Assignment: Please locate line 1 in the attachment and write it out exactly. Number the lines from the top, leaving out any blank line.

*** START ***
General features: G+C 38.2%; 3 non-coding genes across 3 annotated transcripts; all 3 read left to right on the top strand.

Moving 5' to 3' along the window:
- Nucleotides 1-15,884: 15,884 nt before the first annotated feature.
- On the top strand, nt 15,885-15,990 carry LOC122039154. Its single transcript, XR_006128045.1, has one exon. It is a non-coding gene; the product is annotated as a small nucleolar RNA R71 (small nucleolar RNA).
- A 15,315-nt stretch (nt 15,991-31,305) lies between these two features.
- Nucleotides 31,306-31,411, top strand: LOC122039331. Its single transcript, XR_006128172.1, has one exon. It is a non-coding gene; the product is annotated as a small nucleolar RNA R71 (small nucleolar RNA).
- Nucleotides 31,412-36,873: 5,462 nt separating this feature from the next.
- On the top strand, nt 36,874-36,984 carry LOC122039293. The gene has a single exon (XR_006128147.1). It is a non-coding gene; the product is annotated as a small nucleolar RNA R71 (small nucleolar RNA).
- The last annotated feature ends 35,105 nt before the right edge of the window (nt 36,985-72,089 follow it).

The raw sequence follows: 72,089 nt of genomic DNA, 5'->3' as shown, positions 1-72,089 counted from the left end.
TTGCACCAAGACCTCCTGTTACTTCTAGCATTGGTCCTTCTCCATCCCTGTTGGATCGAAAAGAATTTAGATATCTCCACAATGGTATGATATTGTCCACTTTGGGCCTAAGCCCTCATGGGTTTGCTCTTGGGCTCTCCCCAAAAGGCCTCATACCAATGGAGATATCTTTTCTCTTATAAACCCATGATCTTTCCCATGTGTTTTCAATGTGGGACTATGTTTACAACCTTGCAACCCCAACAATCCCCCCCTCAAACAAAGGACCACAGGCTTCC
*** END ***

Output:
General features: G+C 38.2%; 3 non-coding genes across 3 annotated transcripts; all 3 read left to right on the top strand.